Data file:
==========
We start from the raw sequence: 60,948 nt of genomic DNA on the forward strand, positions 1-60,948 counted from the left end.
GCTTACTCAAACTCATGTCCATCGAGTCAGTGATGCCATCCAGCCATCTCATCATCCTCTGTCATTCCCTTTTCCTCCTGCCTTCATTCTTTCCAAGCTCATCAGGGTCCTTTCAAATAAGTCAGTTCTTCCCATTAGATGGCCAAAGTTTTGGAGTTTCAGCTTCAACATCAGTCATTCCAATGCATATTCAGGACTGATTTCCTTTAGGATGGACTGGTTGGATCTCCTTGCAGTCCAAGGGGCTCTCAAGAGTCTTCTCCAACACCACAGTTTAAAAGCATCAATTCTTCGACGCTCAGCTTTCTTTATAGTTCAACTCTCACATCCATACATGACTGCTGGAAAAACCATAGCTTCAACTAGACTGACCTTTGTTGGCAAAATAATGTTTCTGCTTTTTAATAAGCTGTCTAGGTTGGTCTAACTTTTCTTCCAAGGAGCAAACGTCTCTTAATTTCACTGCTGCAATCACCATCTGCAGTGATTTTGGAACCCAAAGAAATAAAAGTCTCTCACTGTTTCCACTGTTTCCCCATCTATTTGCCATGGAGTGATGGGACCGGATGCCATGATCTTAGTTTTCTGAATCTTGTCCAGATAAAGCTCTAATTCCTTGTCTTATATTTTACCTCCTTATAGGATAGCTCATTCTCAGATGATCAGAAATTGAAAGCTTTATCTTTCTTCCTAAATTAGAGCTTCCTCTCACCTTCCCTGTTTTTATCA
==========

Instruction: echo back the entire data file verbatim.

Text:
We start from the raw sequence: 60,948 nt of genomic DNA on the forward strand, positions 1-60,948 counted from the left end.
GCTTACTCAAACTCATGTCCATCGAGTCAGTGATGCCATCCAGCCATCTCATCATCCTCTGTCATTCCCTTTTCCTCCTGCCTTCATTCTTTCCAAGCTCATCAGGGTCCTTTCAAATAAGTCAGTTCTTCCCATTAGATGGCCAAAGTTTTGGAGTTTCAGCTTCAACATCAGTCATTCCAATGCATATTCAGGACTGATTTCCTTTAGGATGGACTGGTTGGATCTCCTTGCAGTCCAAGGGGCTCTCAAGAGTCTTCTCCAACACCACAGTTTAAAAGCATCAATTCTTCGACGCTCAGCTTTCTTTATAGTTCAACTCTCACATCCATACATGACTGCTGGAAAAACCATAGCTTCAACTAGACTGACCTTTGTTGGCAAAATAATGTTTCTGCTTTTTAATAAGCTGTCTAGGTTGGTCTAACTTTTCTTCCAAGGAGCAAACGTCTCTTAATTTCACTGCTGCAATCACCATCTGCAGTGATTTTGGAACCCAAAGAAATAAAAGTCTCTCACTGTTTCCACTGTTTCCCCATCTATTTGCCATGGAGTGATGGGACCGGATGCCATGATCTTAGTTTTCTGAATCTTGTCCAGATAAAGCTCTAATTCCTTGTCTTATATTTTACCTCCTTATAGGATAGCTCATTCTCAGATGATCAGAAATTGAAAGCTTTATCTTTCTTCCTAAATTAGAGCTTCCTCTCACCTTCCCTGTTTTTATCA